Taking a stand for a secure energy future in Minnesota

Posted December 23, 2014

Our very own Jason Bohrer wrote Monday in the Minnesota Star Tribune about the community and economic benefits coal, as part of an all-of-the-above energy strategy provides the Upper Midwest.

Read the article at the Star Tribune’s website here.


 

Taking a stand for a secure energy future in Minnesota

The household electricity bill makes up a large portion of monthly expenses for many hardworking Minnesotans. Fortunately, over the past several decades, Minnesota families and businesses have benefited from access to affordable and reliable energy that includes electricity from coal. Not long ago, state policymakers, business leaders and citizens made necessary tough decisions to ensure Minnesotans will continue reaping the rewards of an all-of-the-above energy strategy.

Those rewards are now in danger.

Some people choose to ignore the benefits of coal-fired electricity. They won’t tell you coal-fired electricity is available in large volumes on demand to customers 24 hours a day. They won’t tell you a balance of fossil fuels (including coal) and renewable energy sources can help protect the environment and provide affordable energy. Nor will they tell you that without a balanced, reliable and affordable energy supply, the quality of life enjoyed by Minnesotans today will surely decrease.

That weekly big family dinner you’re familiar with could be more expensive because the costs of goods and services will increase. The family budget will be stretched tighter because monthly energy bills will increase, and going to the movies or having a child play hockey will be more of a hardship. Also, a cold snap or a winter storm will become more of a worry as an overtaxed electrical grid struggles without reliable power.

What detractors of coal won’t tell you is that the Upper Midwest’s air quality is among the cleanest in the nation. That’s due in large part to the $2 billion investment in clean coal technologies at North Dakota’s power plants.

Coal mining companies are also focused on environmental stewardship. These companies have reclaimed more than 27,000 acres of mined land — about 42 square miles — in North Dakota since 1970. Reclamation is a highly regulated, carefully planned and managed process that takes years to successfully complete. Mining companies must prove the reclaimed land performs as well or better than before it was mined. Recently, Coal Lake Wildlife Management Area, near Underwood, N.D., opened to local families, students and visitors to show off a brand-new park created as part of the reclamation of mined land.

North Dakota is one of only seven states to meet all federal ambient air quality standards. The American Lung Association has given the state straight A’s for ozone and particulates, and ranks cities such as Fargo and Bismarck as places with the cleanest air. Minnesota’s air quality is also high even as coal generation provides more than 40 percent of the state’s electricity.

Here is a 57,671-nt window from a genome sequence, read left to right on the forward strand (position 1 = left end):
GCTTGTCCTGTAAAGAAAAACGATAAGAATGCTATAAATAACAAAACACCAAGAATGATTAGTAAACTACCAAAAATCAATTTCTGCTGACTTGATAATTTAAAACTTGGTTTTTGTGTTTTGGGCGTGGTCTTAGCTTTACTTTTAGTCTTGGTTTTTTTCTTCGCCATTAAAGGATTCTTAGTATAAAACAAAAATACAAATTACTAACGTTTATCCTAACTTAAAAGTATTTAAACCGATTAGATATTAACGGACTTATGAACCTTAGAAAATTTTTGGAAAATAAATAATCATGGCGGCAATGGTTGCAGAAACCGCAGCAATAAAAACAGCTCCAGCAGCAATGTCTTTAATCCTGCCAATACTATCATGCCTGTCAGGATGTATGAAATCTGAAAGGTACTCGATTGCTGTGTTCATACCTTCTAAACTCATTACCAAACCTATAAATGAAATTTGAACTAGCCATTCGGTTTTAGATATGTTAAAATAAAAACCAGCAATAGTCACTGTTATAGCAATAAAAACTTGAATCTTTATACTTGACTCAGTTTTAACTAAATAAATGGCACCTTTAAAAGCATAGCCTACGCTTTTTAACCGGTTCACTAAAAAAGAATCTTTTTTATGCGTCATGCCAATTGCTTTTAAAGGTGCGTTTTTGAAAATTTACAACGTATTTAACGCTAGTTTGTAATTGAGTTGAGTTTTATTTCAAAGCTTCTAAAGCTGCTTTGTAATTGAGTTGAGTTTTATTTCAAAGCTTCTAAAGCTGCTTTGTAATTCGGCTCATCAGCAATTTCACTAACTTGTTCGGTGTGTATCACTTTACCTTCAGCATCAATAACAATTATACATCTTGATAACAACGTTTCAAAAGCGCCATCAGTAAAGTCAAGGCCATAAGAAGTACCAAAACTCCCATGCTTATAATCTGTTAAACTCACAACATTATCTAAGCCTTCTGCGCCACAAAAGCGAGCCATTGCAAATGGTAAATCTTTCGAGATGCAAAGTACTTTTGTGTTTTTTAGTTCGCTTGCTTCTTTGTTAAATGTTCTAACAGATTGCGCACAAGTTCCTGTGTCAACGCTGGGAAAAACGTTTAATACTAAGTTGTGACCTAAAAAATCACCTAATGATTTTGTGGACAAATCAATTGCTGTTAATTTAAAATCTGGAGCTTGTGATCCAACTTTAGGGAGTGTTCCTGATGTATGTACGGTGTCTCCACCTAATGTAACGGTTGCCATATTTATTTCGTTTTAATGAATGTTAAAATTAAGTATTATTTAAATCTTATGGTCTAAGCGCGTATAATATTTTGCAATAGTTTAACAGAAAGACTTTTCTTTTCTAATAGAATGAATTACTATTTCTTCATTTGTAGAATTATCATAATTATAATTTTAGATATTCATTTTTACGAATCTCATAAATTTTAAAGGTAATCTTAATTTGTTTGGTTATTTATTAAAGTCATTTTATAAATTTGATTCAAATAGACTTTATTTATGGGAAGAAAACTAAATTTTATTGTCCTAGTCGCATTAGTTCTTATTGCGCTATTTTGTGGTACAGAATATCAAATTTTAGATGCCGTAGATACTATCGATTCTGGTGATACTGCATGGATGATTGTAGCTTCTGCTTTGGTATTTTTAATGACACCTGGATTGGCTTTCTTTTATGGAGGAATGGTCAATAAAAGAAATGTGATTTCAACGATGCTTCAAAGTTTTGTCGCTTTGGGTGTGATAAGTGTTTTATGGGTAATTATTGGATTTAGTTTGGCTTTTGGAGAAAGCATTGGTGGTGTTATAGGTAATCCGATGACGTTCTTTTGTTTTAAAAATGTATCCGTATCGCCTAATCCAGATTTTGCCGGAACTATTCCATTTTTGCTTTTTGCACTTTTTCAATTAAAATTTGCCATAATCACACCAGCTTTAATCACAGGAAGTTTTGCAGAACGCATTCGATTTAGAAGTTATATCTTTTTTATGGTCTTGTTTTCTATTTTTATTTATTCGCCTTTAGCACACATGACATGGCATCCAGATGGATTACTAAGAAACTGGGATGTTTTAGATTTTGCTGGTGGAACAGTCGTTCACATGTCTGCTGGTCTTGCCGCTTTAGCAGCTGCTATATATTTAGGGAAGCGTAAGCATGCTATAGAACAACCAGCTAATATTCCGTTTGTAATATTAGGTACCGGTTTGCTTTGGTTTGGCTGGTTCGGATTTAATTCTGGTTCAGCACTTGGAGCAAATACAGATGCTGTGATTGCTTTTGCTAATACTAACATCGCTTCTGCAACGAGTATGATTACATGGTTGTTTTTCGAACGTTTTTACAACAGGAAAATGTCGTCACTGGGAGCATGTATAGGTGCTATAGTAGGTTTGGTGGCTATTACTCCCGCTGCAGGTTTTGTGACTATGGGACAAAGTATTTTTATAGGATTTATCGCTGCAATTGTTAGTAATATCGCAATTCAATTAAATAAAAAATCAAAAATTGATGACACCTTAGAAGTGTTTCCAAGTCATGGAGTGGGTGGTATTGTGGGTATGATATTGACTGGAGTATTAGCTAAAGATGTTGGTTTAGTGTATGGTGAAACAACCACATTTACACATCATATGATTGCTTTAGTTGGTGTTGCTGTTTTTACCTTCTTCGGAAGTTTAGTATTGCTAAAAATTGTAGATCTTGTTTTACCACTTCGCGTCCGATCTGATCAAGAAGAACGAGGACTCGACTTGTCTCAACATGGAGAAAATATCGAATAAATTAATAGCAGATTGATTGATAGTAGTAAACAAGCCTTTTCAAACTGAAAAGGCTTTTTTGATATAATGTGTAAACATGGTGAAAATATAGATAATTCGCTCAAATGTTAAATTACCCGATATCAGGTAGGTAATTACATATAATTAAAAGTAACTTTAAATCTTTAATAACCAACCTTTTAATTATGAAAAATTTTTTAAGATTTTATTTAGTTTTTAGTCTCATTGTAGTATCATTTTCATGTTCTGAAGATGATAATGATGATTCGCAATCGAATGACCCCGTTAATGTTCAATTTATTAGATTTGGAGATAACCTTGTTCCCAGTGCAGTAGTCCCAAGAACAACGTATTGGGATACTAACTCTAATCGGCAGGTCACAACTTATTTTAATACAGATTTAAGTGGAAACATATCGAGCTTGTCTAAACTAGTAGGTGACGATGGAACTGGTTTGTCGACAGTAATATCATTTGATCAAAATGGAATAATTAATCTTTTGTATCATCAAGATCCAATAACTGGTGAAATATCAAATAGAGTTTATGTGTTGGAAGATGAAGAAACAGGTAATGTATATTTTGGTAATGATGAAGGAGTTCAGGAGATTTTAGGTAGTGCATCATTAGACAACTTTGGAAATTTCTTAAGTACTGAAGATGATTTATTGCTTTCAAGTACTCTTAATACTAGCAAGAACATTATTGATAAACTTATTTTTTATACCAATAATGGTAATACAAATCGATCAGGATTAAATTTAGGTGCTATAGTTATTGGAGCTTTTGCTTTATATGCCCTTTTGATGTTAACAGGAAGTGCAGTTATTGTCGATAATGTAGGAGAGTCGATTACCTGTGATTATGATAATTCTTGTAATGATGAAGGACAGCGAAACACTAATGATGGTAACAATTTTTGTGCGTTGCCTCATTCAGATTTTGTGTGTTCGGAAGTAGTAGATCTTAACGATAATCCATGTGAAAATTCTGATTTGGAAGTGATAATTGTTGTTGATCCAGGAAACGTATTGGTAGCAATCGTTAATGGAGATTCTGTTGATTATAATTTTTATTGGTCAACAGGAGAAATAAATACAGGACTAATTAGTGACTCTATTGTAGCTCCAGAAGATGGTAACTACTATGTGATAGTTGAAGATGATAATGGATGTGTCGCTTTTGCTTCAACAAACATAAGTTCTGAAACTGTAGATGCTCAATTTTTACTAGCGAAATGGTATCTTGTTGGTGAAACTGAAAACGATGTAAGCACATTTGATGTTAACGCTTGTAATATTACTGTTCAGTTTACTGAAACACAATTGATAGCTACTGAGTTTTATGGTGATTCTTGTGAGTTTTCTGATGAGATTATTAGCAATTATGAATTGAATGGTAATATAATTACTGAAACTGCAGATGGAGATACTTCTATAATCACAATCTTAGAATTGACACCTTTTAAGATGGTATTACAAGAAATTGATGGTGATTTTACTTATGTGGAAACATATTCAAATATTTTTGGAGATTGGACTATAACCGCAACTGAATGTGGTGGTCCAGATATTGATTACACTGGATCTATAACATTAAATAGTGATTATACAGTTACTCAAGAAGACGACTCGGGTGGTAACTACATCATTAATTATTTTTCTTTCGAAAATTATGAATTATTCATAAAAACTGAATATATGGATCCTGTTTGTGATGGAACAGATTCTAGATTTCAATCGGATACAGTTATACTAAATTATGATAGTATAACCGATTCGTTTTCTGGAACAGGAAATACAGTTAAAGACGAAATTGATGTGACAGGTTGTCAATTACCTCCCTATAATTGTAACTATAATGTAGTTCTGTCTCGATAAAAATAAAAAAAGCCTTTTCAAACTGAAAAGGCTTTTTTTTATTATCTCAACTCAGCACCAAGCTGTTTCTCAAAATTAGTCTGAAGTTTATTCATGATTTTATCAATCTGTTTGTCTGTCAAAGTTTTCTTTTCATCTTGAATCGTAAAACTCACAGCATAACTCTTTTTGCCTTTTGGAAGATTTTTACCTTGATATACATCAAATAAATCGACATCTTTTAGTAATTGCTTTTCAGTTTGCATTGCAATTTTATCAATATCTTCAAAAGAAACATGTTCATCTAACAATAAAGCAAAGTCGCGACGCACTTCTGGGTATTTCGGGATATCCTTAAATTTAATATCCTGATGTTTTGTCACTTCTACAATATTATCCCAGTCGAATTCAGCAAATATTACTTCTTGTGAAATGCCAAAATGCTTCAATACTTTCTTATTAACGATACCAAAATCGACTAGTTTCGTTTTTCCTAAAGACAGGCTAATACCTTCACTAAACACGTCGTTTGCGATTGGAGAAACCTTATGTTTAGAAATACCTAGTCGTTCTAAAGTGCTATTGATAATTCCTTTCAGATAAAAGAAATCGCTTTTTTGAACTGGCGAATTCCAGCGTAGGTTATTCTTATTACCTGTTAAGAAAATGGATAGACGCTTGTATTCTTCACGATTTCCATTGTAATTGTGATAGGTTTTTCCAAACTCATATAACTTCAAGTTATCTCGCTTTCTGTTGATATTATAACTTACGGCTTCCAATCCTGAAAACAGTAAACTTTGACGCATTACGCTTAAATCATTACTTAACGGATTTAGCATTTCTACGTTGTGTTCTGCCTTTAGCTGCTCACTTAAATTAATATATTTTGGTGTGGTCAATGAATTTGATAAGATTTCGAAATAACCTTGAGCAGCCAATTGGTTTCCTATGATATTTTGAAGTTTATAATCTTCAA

The fact is, coal-fired electricity plays an essential role in keeping Minnesota families secure, schools affordable and businesses competitive because it is the foundation for the 24/7, cost-effective power that is too often taken for granted. Minnesotans have thoughtfully chosen to augment this baseload power with alternative sources of energy like wind and solar.

EPA rules risky

Yet, new proposals from the U.S. Environmental Protection Agency to regulate carbon dioxide emissions at existing power plants jeopardize the longevity of coal-fired electricity, risking the reliability and affordability of our overall energy supply without any meaningful corresponding environmental gain. While renewable energy has become more available and has a role in an all-of-the-above policy, its intermittent nature is incapable of providing the on-demand, round-the-clock volume of electricity modern society has come to expect.

Although it is difficult to quantify with certainty, a recent report by the Heritage Foundation projected that a typical household of four could see its disposable income drop by $1,200 a year due to the EPA’s proposals. That means less money in your pocket to pay for everyday necessities like clothing, groceries, gasoline and child care.

Most Minnesotans agree that an all-of-the-above energy policy using a variety of energy resources will keep prices low and maintain energy security, while protecting the environment.

Traditional energy sources, such as coal, are critical to our region’s way of life. That’s why business leaders and policy stakeholders have launched a new organization, the Coalition for a Secure Energy Future.

This new coalition will advocate for a regional energy strategy that enhances, preserves and protects the use of a diverse set of established energy sources, including coal, to ensure families and businesses have affordable, reliable energy for today and the future. Keeping coal-fired electricity in the energy mix is essential.

More information is available at www.secureenergy­future.org.